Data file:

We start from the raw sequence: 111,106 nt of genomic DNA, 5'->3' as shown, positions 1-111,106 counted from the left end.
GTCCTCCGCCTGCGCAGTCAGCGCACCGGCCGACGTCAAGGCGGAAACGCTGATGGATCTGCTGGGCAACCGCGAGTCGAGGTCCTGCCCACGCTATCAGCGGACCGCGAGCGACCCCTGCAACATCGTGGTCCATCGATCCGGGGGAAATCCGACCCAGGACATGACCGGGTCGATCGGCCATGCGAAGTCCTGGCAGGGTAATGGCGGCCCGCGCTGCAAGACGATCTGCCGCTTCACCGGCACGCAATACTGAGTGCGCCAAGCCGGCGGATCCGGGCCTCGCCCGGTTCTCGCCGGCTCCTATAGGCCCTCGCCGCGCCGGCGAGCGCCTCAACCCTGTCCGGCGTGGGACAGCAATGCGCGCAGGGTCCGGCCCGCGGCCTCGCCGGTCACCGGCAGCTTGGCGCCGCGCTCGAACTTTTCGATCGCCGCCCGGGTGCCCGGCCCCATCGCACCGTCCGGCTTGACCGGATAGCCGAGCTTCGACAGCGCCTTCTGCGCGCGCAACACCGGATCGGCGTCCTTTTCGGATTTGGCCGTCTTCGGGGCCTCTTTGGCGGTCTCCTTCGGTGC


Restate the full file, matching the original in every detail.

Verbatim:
We start from the raw sequence: 111,106 nt of genomic DNA, 5'->3' as shown, positions 1-111,106 counted from the left end.
GTCCTCCGCCTGCGCAGTCAGCGCACCGGCCGACGTCAAGGCGGAAACGCTGATGGATCTGCTGGGCAACCGCGAGTCGAGGTCCTGCCCACGCTATCAGCGGACCGCGAGCGACCCCTGCAACATCGTGGTCCATCGATCCGGGGGAAATCCGACCCAGGACATGACCGGGTCGATCGGCCATGCGAAGTCCTGGCAGGGTAATGGCGGCCCGCGCTGCAAGACGATCTGCCGCTTCACCGGCACGCAATACTGAGTGCGCCAAGCCGGCGGATCCGGGCCTCGCCCGGTTCTCGCCGGCTCCTATAGGCCCTCGCCGCGCCGGCGAGCGCCTCAACCCTGTCCGGCGTGGGACAGCAATGCGCGCAGGGTCCGGCCCGCGGCCTCGCCGGTCACCGGCAGCTTGGCGCCGCGCTCGAACTTTTCGATCGCCGCCCGGGTGCCCGGCCCCATCGCACCGTCCGGCTTGACCGGATAGCCGAGCTTCGACAGCGCCTTCTGCGCGCGCAACACCGGATCGGCGTCCTTTTCGGATTTGGCCGTCTTCGGGGCCTCTTTGGCGGTCTCCTTCGGTGC